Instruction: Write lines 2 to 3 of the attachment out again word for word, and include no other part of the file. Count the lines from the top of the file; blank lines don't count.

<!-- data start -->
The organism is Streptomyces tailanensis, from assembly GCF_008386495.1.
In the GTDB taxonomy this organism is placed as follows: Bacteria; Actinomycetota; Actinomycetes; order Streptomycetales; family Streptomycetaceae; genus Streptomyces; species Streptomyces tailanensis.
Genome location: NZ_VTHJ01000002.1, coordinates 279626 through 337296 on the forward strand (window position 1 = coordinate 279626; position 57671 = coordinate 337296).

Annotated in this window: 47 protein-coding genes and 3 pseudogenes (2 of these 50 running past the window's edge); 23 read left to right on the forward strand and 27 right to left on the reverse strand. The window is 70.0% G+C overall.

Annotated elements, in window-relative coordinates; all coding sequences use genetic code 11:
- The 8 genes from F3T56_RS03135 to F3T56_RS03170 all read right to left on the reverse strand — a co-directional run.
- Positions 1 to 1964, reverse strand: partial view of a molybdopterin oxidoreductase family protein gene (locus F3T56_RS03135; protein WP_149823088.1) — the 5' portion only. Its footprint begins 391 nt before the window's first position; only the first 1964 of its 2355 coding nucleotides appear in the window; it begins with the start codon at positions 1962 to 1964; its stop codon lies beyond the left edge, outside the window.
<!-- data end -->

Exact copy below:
In the GTDB taxonomy this organism is placed as follows: Bacteria; Actinomycetota; Actinomycetes; order Streptomycetales; family Streptomycetaceae; genus Streptomyces; species Streptomyces tailanensis.
Genome location: NZ_VTHJ01000002.1, coordinates 279626 through 337296 on the forward strand (window position 1 = coordinate 279626; position 57671 = coordinate 337296).